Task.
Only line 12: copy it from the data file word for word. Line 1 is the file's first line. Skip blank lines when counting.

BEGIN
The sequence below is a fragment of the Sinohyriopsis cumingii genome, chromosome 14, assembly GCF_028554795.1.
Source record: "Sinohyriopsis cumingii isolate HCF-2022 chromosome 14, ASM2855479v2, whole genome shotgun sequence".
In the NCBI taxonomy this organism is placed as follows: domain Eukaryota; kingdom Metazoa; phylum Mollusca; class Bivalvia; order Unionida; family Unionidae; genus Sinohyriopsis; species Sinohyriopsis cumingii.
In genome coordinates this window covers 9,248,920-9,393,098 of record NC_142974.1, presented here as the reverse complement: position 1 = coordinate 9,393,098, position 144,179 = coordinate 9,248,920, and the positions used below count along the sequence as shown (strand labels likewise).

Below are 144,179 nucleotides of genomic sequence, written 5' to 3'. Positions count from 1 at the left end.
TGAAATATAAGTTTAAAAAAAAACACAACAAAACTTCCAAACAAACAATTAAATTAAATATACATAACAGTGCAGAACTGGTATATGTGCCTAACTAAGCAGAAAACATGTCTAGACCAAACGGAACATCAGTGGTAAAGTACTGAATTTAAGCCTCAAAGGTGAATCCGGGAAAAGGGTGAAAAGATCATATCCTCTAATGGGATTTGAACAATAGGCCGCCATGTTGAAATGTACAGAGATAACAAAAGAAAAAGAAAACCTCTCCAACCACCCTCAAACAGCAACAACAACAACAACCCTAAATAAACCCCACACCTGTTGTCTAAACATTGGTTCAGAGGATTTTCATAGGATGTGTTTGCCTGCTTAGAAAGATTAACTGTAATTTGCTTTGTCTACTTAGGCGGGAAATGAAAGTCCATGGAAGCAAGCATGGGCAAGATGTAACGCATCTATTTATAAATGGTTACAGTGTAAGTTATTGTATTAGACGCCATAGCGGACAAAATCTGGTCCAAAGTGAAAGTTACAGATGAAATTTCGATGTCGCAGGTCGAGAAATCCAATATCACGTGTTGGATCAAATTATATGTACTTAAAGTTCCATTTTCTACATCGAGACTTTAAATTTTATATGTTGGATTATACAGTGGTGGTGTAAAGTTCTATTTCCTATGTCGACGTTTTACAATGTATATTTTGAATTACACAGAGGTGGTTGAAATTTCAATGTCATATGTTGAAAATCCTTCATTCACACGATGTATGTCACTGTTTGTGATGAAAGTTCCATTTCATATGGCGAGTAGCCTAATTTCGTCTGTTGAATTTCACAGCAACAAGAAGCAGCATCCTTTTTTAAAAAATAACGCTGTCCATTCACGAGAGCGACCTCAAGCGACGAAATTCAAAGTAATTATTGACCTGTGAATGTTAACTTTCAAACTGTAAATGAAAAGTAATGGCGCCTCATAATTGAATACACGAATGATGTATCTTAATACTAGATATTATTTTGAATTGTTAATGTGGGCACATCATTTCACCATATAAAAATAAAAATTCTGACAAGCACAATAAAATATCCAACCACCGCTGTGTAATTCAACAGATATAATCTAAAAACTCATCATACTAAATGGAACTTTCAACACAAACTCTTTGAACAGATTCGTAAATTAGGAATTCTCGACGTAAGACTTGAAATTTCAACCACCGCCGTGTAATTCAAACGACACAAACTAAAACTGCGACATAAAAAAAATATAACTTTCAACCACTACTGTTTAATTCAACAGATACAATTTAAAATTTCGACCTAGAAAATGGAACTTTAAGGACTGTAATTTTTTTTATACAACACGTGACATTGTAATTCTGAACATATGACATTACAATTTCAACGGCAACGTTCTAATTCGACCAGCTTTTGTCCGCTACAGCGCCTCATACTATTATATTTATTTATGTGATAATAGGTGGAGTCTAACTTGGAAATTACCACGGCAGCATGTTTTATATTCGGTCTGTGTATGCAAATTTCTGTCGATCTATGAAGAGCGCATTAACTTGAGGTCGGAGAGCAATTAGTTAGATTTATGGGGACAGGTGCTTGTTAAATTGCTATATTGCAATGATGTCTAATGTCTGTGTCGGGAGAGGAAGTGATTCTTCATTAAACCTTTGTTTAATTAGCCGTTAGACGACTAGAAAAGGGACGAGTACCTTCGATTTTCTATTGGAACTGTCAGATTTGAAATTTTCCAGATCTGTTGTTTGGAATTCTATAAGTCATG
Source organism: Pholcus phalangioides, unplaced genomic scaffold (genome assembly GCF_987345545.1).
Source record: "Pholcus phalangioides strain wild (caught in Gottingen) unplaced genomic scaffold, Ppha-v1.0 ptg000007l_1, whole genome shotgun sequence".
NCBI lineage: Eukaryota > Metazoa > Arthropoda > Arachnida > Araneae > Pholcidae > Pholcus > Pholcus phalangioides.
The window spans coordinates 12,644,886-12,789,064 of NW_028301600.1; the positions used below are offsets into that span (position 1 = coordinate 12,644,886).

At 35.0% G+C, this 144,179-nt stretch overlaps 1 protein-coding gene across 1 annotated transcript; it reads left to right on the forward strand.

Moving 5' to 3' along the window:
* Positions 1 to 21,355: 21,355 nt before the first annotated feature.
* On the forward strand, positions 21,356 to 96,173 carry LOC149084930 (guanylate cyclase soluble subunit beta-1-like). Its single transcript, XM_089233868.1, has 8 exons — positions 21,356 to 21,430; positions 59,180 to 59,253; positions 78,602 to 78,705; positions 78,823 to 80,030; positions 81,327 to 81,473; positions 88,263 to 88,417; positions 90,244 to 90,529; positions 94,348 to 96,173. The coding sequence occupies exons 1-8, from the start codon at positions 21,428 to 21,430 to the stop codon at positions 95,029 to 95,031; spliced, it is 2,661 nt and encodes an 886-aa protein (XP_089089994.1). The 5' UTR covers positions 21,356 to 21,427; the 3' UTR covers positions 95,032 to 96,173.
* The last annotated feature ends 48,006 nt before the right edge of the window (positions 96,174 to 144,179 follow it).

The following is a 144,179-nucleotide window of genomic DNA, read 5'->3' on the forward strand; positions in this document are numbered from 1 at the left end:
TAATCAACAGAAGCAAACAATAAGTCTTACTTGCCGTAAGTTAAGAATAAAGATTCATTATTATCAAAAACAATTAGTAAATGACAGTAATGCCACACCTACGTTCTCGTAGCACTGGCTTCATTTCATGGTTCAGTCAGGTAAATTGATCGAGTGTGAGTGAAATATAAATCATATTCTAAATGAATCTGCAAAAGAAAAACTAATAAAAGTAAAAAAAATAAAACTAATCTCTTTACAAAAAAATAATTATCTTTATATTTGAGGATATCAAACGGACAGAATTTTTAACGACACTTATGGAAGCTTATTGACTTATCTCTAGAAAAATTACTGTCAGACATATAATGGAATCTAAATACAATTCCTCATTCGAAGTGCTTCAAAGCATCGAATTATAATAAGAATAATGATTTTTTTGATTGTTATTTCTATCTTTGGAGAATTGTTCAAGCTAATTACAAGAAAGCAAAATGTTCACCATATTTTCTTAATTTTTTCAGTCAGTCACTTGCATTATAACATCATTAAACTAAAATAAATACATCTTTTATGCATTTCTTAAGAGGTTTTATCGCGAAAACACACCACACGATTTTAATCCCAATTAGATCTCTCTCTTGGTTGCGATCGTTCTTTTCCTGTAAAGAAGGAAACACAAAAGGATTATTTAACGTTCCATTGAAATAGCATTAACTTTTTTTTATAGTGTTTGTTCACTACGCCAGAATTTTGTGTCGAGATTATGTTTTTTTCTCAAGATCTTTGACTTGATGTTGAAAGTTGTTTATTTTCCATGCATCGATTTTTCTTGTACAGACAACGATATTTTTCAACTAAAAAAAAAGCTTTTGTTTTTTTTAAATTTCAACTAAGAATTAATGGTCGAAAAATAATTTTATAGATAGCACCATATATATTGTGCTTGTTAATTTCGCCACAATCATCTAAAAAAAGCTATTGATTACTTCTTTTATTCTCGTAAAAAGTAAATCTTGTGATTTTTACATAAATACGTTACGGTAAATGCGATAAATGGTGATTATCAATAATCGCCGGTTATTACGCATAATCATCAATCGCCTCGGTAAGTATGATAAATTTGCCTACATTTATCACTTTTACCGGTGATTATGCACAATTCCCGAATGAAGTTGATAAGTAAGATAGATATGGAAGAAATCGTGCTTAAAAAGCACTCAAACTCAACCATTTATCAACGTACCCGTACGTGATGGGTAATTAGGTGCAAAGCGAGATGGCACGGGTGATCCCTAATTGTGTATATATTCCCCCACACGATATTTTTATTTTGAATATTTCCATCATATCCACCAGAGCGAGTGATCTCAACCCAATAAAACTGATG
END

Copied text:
Moving 5' to 3' along the window: